This complete, differentiated summarizing unit teaches students to identify story elements and write an effective summary. You’ll love the results: improved student responses and improved test scores.
Students learn to identify the main characters, setting, goal or motivation, obstacle, steps taken to overcome the obstacle, and outcome. Early learners use a jingle: somebody-wanted-but-then-so. The unit scaffolds to story elements for more advanced learners. Ultimately, they should be able to summarize without supports.
Created by master teacher Brenda Kovich, these activities are classroom-tested and kid-approved. They are also part of the Fourth Grade Literature Skills Bundle, which addresses all fourth grade literature standards.
- Lesson plans
- Notes for the teacher
- Two PowerPoint presentations featuring “The Dog and Its Shadow” and “The Fox and the Grapes” (one uses “somebody wanted but then so” and the other employs story elements)
- Story arc organizer
- Five one-page fables: “The Fox and the Grapes,” “The Goose and the Golden Egg,” “The Peacock,” “The Town Mouse and the Country Mouse,” and “The Donkey and the Load of Salt”
- Three levels of organizers, multiple choice worksheet (with answer key), and themed response sheet for each story
- Transition terms reference sheet
- Summary checklists (for quick assessment)
- Generic organizers and stationery to use all year long
- Guidance and template for introducing theme
BONUS: A companion website stores all files (and more) in one convenient place. Student activities have also been saved as paperless Google files. You can grab the URL to share with your students or on a closed class website. It's perfect for Google Classroom!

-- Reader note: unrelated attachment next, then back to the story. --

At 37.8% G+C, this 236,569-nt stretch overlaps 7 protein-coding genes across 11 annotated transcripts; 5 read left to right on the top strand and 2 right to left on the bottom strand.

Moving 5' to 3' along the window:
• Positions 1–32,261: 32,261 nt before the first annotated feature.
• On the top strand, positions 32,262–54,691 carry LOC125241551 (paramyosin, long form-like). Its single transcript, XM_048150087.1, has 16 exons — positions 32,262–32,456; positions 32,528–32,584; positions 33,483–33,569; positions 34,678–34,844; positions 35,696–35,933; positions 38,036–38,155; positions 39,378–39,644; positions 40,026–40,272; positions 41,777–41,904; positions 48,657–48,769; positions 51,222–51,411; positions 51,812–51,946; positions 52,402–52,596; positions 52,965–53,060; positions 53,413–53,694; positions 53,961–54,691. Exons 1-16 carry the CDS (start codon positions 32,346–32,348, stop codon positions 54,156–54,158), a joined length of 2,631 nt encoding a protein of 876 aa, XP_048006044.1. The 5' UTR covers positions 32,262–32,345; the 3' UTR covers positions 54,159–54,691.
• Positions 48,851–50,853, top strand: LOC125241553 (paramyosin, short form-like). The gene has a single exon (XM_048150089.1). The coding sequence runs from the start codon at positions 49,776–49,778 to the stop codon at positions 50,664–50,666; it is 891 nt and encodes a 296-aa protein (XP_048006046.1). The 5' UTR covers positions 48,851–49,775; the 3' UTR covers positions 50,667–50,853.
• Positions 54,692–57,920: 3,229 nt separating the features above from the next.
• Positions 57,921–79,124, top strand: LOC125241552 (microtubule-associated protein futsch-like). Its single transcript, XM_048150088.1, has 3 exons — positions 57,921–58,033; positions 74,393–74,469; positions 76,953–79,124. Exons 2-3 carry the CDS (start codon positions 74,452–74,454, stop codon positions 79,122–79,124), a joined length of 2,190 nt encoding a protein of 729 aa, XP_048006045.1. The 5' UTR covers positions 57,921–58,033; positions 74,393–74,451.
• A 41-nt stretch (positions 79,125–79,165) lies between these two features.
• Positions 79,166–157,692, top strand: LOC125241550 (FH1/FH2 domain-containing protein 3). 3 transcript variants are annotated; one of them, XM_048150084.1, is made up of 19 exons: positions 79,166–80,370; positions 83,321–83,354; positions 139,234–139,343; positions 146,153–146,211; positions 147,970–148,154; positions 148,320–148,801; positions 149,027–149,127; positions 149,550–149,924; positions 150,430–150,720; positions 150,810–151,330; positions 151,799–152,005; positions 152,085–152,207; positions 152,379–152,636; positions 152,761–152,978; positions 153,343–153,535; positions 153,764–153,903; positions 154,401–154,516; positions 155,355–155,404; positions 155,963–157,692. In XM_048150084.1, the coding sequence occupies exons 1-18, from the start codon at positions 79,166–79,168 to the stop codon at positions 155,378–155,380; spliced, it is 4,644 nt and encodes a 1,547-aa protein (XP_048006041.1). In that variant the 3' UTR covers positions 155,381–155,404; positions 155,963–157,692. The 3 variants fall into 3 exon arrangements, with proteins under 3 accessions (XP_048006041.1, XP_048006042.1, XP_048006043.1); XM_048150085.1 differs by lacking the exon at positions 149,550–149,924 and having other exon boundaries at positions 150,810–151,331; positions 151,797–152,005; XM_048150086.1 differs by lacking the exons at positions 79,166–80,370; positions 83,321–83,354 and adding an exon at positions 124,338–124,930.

Click on PREVIEW to take a closer look at materials.
Like each of my fourth grade literature skills units, this resource is available in three formats:
- PowerPoint – for teachers who want a clear introduction to the standard
- Practice – for teachers whose students need extra work on the standard
- Unit (this resource) – *best value* for teachers who want a complete learning cycle: direct instruction, guided practice, independent practice, and assessment (PowerPoint, practice, additional resources, companion website, and paperless Google option included)
You can choose the format that best fits your needs.
Would you like to know when I post more resources? Simply follow me on TpT.
Stories were adapted from The Aesop for Children, which was published in 1919 and is now in the public domain.
- CCSS RL.4.2 – Determine a theme of a story, drama, or poem from details in the text; summarize the text.
- Alaska Reading Standard for Literature Grade 4 – Determine a theme or author’s message or purpose of a story, drama, or poem using details and evidence from the text as support; summarize main ideas or events, in correct sequence, including how conflicts are resolved.
- Florida CPALMS LAFS.4.RL.1.2 – Determine the theme of a story, drama, or poem from details in the text; summarize the text.
- Indiana Academic Standard 4.RL.2.2 – Paraphrase or retell the main events in a story, myth, legend, or novel; identify the theme and provide evidence for the interpretation.
- Nebraska English Language Arts Standard LA 4.1.6.d – Summarize a literary text and/or media, using key details to identify the theme.
- Oklahoma Academic Standards for English Language Arts 4.2.R.3 – Students will summarize events or plots (i.e., beginning, middle, end, conflict, and climax) of a story or text.
- South Carolina College- and Career-Ready Standards Indicator 4-6.1 – Determine the development of a theme within a text; summarize using key details.
- Texas TEKS 4.3.A – Summarize and explain the lesson or message of a work of fiction and its theme.
I'm committed to continual improvement. This resource was updated and enhanced on August 2, 2018.